Almost nine years to the day, 58 people in an election motorcade were slaughtered in the town of Ampatuan in Maguindanao province. Their killers tried to cover up their crime by burying their victims and their vehicles in mass graves that had been excavated days before.
The 58 people included at least 34 journalists who were covering the motorcade of Esmael Mangudadatu, who was challenging a member of the powerful Ampatuan clan for the position of governor in the 2010 elections. Mangudadatu sent his wife, two sisters and an aunt to file his certificate of candidacy in his stead, believing rather naively that his enemies would would not hurt women because this was not a part of Muslim culture.
It was a deadly miscalculation.
In one of the country’s bloodiest convulsions of political violence, about 100 armed men said to be working for the Ampatuans ambushed the convoy of six vehicles on a lonely stretch of highway and drove them to the top of a hill that appeared to have been a prepared killing ground a few kilometers from the highway.
TV footage showed bullet-ridden bodies sprawled around the vehicles; others had been thrown into a mass grave and covered with earth. There were signs that the killing was done at point-blank range, using high-powered firearms.
Several women were raped before they were killed. Mangudadatu’s wife, two sisters—one of which was pregnant, and an aunt, also with child, were murdered, along with journalists, lawyers, aides, and motorists who were witnesses or were mistakenly identified as part of the convoy.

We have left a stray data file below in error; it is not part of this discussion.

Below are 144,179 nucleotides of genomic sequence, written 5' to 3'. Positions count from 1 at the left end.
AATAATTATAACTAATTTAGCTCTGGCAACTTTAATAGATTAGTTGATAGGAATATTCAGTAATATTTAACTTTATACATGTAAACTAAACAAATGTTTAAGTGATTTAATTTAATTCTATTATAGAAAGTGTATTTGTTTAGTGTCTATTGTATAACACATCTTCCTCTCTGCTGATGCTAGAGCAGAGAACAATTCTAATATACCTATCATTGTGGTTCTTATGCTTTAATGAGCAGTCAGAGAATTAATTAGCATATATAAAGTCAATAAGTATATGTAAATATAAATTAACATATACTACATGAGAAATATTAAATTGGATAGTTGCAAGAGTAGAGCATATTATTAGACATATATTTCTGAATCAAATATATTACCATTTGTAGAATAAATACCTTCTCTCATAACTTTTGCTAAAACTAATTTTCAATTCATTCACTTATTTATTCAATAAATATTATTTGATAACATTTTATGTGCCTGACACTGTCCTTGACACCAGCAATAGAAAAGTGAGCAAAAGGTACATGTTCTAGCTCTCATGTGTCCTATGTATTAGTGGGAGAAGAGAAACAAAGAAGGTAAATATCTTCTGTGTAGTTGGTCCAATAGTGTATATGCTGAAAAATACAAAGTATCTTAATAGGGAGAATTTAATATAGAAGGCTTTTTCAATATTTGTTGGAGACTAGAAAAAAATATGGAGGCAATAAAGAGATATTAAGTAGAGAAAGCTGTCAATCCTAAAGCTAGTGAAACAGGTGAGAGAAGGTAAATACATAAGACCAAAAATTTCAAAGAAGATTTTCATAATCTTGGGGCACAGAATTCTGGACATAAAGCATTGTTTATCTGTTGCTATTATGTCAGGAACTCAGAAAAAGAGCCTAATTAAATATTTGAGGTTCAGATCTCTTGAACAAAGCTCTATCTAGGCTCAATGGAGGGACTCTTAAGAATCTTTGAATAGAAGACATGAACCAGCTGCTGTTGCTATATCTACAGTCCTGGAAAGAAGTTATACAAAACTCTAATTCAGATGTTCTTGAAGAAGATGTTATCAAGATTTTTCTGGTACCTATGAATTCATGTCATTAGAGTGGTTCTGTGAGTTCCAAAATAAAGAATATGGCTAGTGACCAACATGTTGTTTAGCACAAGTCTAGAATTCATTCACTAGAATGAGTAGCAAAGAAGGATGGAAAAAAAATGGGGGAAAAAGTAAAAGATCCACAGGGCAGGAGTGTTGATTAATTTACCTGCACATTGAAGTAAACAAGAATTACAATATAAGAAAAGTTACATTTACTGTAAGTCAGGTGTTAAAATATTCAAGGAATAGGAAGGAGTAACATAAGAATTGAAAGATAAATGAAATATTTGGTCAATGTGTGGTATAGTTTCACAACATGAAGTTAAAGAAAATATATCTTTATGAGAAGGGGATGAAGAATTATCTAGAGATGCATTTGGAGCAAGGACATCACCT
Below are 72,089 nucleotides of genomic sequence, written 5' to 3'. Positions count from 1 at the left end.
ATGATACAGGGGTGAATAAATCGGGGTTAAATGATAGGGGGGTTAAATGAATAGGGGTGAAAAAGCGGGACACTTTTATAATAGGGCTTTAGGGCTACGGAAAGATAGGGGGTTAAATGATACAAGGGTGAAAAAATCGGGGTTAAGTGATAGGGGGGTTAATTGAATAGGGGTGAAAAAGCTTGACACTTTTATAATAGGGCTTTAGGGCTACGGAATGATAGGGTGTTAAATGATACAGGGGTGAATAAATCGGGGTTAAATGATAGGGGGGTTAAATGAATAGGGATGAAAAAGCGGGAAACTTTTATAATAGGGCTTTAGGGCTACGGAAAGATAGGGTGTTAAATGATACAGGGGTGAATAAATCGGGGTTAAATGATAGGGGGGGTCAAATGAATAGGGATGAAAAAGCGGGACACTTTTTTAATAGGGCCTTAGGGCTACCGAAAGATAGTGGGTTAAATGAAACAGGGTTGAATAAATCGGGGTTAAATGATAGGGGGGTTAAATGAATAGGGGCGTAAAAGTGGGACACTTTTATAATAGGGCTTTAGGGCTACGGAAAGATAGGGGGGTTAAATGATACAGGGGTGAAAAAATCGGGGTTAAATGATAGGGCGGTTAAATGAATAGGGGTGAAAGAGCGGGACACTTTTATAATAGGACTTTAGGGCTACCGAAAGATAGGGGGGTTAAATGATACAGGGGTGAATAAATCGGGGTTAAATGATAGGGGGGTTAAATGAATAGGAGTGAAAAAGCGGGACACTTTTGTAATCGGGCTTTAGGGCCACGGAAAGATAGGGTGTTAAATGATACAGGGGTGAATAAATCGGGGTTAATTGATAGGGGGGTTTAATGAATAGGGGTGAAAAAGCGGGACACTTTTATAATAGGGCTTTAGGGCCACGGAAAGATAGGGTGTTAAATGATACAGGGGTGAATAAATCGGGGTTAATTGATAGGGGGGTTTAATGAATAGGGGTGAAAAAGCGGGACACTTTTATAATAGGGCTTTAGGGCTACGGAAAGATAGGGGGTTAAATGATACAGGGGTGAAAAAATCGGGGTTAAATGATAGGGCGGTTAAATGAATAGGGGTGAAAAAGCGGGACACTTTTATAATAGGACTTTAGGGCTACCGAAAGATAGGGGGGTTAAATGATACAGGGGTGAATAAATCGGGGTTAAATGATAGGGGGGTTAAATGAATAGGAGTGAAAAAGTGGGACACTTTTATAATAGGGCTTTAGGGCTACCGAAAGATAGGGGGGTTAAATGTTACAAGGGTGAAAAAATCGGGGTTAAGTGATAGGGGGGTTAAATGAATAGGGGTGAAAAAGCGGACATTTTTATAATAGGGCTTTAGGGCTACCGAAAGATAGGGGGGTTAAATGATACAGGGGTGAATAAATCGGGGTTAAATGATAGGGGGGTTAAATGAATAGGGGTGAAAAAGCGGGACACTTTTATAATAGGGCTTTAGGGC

In January 2010, least 198 suspects, including Andal Ampatuan Jr. and Andal Ampatuan Sr. and several other members of the Ampatuan clan, were charged with murder.
Since the start of proceedings in January 2010, a total of 253 witness have been presented—190 from the prosecution and 63 from the defense.
But nine years after the massacre, only 115 of the 200 accused have been arrested.
Of nearly 200 accused, only 115 had been arrested.
At least three witnesses have been killed and two potential witnesses survived attacks then refused to testify.
On July 17, 2015, Ampatuan Sr., the principal accused in the massacre, died at National Kidney and Transplant Institute.
Throughout the trial there were allegations of bribery and deliberate attempts to delay the proceedings.
But now, a decision is finally in sight, after the Department of Justice submitted the case for resolution by the Quezon City Trial Court Branch 22.
Ating Prosecutor General Richard Anthony Fadullon said that Judge Jocelyn Solis-Reyes is now expected to set the promulgation of the case where she will decide whether to convict or acquit the accused.
As we approach the ninth anniversary of the massacre on Nov. 23, all eyes will be on the Quezon City court and how the judge decides. It is our fervent hope that the 58 men and women who were murdered on that fateful day will finally get justice, albeit nine years late.